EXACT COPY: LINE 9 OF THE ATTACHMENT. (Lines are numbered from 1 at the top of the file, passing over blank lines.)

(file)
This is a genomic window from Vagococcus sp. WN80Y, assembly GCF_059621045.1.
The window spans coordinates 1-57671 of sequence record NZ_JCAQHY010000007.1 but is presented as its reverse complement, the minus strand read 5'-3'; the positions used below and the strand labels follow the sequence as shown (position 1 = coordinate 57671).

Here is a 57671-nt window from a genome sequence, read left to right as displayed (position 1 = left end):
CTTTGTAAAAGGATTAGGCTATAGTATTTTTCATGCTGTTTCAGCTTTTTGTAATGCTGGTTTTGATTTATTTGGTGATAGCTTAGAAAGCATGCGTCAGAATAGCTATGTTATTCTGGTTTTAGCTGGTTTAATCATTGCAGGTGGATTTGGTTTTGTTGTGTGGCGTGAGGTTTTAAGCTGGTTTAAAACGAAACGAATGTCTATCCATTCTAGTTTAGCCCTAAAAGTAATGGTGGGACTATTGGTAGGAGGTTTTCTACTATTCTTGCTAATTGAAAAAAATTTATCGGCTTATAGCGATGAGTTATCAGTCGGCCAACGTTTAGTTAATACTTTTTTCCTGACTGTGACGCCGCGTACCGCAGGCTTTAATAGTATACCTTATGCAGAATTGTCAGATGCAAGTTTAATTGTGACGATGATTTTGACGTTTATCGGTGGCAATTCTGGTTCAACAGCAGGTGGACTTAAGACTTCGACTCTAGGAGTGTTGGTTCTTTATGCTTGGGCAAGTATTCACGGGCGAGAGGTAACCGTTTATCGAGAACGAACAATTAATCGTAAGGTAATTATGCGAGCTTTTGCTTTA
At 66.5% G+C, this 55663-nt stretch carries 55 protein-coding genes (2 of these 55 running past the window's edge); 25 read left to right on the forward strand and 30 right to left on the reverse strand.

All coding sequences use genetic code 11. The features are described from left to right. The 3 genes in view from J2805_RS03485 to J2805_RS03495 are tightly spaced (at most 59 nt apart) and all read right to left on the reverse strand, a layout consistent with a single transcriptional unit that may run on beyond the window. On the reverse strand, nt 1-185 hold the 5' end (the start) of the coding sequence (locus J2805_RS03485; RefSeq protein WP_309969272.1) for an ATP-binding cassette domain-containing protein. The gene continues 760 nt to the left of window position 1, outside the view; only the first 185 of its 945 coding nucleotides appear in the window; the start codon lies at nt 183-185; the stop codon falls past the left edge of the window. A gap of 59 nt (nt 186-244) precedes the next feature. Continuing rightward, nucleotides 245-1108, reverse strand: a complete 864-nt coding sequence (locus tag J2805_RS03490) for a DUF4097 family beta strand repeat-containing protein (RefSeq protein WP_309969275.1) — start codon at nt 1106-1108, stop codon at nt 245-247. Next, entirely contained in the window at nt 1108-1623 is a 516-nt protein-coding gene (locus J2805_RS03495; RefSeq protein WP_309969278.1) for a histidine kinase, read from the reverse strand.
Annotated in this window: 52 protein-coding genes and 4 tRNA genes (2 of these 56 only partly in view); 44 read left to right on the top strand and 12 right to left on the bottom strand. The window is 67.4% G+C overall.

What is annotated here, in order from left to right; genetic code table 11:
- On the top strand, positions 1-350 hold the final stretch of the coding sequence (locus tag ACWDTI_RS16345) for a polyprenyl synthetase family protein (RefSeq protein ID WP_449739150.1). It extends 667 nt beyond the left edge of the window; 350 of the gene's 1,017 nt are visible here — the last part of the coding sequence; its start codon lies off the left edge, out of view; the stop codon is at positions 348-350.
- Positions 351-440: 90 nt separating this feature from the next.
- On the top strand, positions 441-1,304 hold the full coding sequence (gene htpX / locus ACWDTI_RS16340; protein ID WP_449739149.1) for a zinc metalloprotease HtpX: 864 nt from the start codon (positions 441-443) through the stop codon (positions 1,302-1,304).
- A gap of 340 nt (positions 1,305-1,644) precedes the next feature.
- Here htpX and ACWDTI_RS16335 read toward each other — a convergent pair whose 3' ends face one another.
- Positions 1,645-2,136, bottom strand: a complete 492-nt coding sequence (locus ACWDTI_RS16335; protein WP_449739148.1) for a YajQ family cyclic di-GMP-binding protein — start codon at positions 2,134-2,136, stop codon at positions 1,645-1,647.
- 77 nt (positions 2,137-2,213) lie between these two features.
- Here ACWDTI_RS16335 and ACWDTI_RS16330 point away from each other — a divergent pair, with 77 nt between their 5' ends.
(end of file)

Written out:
- On the top strand, positions 1-350 hold the final stretch of the coding sequence (locus tag ACWDTI_RS16345) for a polyprenyl synthetase family protein (RefSeq protein ID WP_449739150.1). It extends 667 nt beyond the left edge of the window; 350 of the gene's 1,017 nt are visible here — the last part of the coding sequence; its start codon lies off the left edge, out of view; the stop codon is at positions 348-350.